Neck Pain

Uses

  • Cervicalgia
  • Cervical Pain
Neck pain is stiffness or aching of the neck. Other symptoms are muscle spasms, headache, and problems moving.
Relaxation and medicine can help ease neck pain. Some people turn to natural therapies to help ease pain.

Natural Therapies

Likely Effective

These therapies are likely to ease neck pain:
  • Acupuncture uses thin needles in the body to ease pain. A1, H1
  • Cognitive behavioral therapy teaches you ways to cope with pain. B1
  • Dry needling places a needle without medicine into a muscle to ease pain. H2
  • Low-level laser therapy uses light over painful areas to promote healing. D1
  • Massage H1
  • Spinal manipulation applies pressure to a person's spine or other body parts to improve health. F1-F5, H1
  • Yoga combines breath control, meditation, and body poses. E1, E2

May Be Effective

These therapies may ease pain:
  • Cetylated fatty acids is a mixture of fats that are made in a lab. It can be taken as a supplement. C2
  • Superoxide dismutase (SOD) is an antioxidant in the body that helps slow damage to cells. It can be taken as a supplement. C3
  • Qigong combines body poses with breathing and meditation. G1, G2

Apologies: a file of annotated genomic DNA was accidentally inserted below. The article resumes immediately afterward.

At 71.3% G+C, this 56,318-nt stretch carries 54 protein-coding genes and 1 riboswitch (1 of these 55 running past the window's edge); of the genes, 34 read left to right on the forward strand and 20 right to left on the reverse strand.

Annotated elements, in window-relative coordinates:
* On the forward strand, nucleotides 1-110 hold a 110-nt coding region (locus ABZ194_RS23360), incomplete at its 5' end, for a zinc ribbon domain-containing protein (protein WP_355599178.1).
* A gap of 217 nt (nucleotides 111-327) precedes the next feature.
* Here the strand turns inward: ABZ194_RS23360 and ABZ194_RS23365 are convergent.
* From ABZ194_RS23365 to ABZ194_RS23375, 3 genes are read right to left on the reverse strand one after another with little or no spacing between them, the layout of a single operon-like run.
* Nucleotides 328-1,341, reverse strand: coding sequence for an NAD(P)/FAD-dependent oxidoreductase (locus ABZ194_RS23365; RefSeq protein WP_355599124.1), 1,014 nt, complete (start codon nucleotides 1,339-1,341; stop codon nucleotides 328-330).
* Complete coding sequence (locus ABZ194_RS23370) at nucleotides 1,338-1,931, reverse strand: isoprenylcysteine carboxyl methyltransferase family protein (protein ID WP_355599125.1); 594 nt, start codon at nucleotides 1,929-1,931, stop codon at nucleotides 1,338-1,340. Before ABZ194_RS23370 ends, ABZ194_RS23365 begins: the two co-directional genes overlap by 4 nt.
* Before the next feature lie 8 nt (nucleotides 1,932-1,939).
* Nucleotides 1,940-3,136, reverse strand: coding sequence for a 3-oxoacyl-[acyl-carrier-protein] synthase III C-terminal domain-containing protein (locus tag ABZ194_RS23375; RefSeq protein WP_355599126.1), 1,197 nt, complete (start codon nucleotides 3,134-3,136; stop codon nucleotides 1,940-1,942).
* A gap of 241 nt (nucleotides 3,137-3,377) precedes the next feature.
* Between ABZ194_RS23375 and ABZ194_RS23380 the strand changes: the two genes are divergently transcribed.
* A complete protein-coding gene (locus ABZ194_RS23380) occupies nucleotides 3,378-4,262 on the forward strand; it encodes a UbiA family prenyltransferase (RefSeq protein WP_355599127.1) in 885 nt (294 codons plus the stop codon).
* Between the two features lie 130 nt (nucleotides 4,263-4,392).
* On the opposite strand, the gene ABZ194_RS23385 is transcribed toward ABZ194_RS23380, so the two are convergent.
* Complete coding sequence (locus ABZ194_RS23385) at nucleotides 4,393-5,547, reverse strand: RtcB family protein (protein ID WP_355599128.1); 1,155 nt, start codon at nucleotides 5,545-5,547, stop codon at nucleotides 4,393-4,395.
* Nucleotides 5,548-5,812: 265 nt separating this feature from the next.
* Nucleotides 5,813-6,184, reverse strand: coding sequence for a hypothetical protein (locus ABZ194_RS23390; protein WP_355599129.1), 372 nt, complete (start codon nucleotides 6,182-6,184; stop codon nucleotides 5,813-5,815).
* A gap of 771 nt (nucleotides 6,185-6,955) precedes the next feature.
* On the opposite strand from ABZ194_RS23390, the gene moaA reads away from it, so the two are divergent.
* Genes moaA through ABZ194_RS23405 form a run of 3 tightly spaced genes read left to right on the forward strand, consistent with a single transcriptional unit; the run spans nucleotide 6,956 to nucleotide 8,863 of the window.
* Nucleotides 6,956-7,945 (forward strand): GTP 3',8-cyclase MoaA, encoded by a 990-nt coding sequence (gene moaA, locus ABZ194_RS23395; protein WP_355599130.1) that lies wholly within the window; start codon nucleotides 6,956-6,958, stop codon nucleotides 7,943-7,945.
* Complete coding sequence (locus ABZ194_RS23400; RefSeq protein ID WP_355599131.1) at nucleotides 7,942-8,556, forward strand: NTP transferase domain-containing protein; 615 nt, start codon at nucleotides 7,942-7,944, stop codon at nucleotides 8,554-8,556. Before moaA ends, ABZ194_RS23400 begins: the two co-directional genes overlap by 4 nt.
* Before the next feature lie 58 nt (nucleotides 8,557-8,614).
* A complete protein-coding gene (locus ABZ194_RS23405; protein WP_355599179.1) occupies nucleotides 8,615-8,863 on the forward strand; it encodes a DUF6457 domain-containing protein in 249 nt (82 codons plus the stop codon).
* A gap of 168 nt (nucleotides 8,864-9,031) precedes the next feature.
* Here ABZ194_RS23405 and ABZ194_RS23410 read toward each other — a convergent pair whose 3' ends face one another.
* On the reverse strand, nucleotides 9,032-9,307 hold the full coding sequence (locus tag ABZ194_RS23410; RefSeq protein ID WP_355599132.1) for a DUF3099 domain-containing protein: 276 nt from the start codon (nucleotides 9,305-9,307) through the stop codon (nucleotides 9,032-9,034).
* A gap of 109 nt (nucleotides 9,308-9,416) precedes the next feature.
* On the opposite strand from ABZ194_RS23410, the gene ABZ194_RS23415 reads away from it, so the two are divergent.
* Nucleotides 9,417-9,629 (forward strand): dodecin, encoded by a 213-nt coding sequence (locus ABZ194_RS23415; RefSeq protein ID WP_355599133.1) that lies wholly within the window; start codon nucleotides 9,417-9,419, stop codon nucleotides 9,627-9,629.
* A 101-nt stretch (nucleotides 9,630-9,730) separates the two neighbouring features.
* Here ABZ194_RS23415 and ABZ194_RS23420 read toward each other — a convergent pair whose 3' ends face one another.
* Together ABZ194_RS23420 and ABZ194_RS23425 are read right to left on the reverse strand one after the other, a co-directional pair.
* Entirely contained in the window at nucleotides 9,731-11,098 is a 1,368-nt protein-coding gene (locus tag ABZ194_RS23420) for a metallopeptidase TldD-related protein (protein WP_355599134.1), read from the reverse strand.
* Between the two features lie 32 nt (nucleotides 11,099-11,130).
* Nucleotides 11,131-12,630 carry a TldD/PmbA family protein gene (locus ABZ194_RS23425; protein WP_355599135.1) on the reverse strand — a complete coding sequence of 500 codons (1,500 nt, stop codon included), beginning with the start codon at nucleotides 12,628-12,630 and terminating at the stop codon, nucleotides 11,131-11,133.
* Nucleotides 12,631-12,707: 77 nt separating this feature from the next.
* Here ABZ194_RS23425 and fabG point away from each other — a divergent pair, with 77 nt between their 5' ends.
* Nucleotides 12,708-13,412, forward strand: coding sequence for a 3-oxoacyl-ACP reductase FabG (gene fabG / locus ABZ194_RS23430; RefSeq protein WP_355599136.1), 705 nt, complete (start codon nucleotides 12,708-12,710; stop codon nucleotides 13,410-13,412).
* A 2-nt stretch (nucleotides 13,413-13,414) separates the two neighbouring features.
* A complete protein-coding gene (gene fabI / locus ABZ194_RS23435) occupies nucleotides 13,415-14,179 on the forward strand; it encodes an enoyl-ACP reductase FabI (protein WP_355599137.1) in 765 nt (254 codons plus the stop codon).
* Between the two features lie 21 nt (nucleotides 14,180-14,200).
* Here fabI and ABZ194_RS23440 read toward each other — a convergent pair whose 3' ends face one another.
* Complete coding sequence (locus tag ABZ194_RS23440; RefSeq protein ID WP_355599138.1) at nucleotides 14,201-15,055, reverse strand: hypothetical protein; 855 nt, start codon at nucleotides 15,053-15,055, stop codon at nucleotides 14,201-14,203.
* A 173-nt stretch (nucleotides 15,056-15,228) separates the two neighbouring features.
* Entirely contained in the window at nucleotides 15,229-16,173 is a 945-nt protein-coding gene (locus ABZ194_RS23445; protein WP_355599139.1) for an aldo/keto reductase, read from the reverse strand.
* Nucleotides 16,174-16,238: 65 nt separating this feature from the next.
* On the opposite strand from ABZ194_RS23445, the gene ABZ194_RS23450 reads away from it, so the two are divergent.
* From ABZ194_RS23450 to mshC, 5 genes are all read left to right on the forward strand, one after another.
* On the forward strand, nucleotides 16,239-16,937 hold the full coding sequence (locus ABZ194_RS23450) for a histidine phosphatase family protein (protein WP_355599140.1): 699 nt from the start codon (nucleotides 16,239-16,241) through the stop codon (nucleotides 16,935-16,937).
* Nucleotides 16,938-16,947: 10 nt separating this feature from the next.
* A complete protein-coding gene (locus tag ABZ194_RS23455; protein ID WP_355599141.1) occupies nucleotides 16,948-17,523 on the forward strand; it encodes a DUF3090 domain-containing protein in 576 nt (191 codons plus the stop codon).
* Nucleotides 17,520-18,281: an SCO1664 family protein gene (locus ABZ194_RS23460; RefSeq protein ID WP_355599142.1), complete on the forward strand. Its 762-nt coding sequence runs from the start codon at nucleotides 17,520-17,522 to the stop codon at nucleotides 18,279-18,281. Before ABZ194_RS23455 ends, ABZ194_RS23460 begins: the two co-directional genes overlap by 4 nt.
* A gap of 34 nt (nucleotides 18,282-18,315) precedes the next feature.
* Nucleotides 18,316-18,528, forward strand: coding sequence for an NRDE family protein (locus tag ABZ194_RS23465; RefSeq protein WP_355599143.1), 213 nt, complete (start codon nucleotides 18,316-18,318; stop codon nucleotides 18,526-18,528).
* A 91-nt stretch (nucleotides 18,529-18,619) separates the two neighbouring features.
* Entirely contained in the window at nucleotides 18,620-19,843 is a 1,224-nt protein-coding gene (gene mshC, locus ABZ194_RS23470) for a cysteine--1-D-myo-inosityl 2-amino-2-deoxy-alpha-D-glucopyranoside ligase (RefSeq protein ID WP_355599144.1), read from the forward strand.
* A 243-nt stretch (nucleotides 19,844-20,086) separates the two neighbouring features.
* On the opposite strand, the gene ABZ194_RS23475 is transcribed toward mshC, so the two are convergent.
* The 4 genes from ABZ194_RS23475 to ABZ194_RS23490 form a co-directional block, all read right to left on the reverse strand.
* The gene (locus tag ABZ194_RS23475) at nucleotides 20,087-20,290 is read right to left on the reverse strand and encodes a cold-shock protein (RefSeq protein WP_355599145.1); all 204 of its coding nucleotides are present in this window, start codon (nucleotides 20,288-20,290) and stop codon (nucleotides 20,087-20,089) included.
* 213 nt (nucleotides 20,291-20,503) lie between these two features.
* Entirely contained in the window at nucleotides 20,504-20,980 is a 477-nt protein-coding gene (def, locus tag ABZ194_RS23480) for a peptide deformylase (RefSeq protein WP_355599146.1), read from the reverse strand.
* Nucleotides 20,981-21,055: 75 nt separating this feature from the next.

Not Enough Data to Assess

Editorial process and description of evidence categories can be found at EBSCO NAT Editorial Process.
Editorial process and description of evidence categories can be found at EBSCO NAT Editorial Process.

Herbs and Supplements to Be Used With Caution

Talk to your doctor about any supplements or therapy you would like to use. Some can interfere with treatment or make conditions worse.

References

A Acupuncture
A1 Seo SY, Lee KB, et al. Effectiveness of Acupuncture and Electroacupuncture for Chronic Neck Pan: A Systematic Review and Meta-Analysis. Am J Chin Med. 2017;45(8):1573-1595.
B Cognitive Behavioral Therapy
B1 Monticone M, Cedraschi C, et al. Cognitive-behavioural treatment for subacute and chronic neck pain. Cochrane Database Syst Rev. 2015;(5):CD010664.
C Herbs and Supplements
C1 Cui X, Trinh K, et al. Chinese herbal medicine for chronic neck pain due to cervical degenerative disc disease. Cochrane Database Syst Rev. 2010;(1):CD006556.
C2 Sharan D, Jacob BN, et al. The effect of cetylated fatty esters and physical therapy on myofascial pain syndrome of the neck. J Body Mov Ther. 2011;15(3):363-374.
C3 Letizia Mauro G, Cataldo P, et al. α-Lipoic acid and superoxide dismutase in the management of chronic neck pain: a prospective randomized study. Drugs R D. 2014;14(1):1-7.
C4 Yuan QL, Guo TM, et al. Traditional Chinese medicine for neck pain and low back pain: a systematic review and meta-analysis. PLoS One. 2015 Feb 24;10(2):e0117146.
C5 Trinh K, Cui X, et al. Chinese herbal medicine for chronic neck pain due to cervical degenerative disc disease. Spine (Phila Pa 1976). 2010 Nov 15;35(24):2121-2127.
D Low-level laser therapy
D1 Chow RT, Johnson MI, et al. Efficacy of low-level laser therapy in the management of neck pain: a systematic review and meta-analysis of randomised placebo or active-treatment controlled trials. Lancet. 2009;374(9705):1897-1908.